There are two camps when it comes to Neutral Milk Hotel: those who are deeply in love with the band and those who have never heard of the band (I’m part of the latter). Neutral Milk Hotel is a band from the mid to late nineties that released two albums — then they disappeared for the next 16 years until late 2013 when they announced a string of tour dates which ultimately brought them to do two sold out nights at First Avenue. Jeff Mangum, the band’s singer, songwriter, and guitarist had essentially packed it all in shortly after the release of the final album in 1998, becoming somewhat of a recluse, which he dressed the part perfectly last Tuesday night.
When the tour was announced the response was almost like someone had risen from the dead. The fans, and I’m not sure if fans are even the right term for those who are so dedicated to a band that made such a small, yet deep impact on the music scene so long ago, were salivating for tickets. I decided I wanted to see what all the excitement was about. Truth be told, I gave the albums a listen, and came to the conclusion it’s not my scene. I’m not saying it’s bad, not at all — it’s just not for me. However, perhaps seeing them live would give me a different perspective and clue me in on how a band can reach cult-like status with such a small catalog of music.
The sold out crowd was very emotional, polite, and incredibly happy. It was as if a very dear friend was back in town for a couple nights and everyone wanted to see him, even if it was for just a couple hours. Once the show started, the electricity in the crowd was contagious, with the entire venue singing along to every song — it was quite the sight to see. Even more unbelievable was the lack of cellphones, and by lack, I mean none — I didn’t see one cell phone taking pictures or video. It was almost like it was 1998 again.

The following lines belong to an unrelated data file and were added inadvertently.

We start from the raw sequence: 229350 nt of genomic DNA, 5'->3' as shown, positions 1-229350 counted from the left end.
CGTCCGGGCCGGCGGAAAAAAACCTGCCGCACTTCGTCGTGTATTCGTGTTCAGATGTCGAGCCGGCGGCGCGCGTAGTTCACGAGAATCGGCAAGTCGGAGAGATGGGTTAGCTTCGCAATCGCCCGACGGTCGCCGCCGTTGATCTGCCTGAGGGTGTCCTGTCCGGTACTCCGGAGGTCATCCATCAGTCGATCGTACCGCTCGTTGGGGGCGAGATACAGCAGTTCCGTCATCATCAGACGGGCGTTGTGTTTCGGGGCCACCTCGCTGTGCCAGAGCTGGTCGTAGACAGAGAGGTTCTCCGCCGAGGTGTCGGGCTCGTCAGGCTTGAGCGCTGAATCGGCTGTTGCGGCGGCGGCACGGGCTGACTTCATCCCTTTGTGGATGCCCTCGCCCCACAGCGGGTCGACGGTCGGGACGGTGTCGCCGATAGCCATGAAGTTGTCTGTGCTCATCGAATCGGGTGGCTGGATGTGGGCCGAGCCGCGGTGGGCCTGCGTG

While I did really enjoy the music itself, I wasn’t into Mangum’s voice, especially on the solo songs. It was a little grating for my taste, but the multiple layers of sound from the band were elegantly placed and I was especially fond of the musical saw, which was a distinctive part of a handful of songs. It began to become obvious to me how this music would seem out of place in 1998. There wasn’t much, if anything like this back then, but seems like a much better fit in today’s musical landscape.
Perhaps it was a long shot to convert me into a doting fan, but it did give me a new appreciation for Neutral Milk Hotel. The crowd seemed way more excited about the fact they were seeing a band thought to be long gone than they were to actually seeing the band itself. It was a unique experience and it would be really interesting to see what Mangum and company could create these days, but that just might tarnish the blemish free status they’ve enjoyed for the last 20 years.
Photo by: PJ Mudd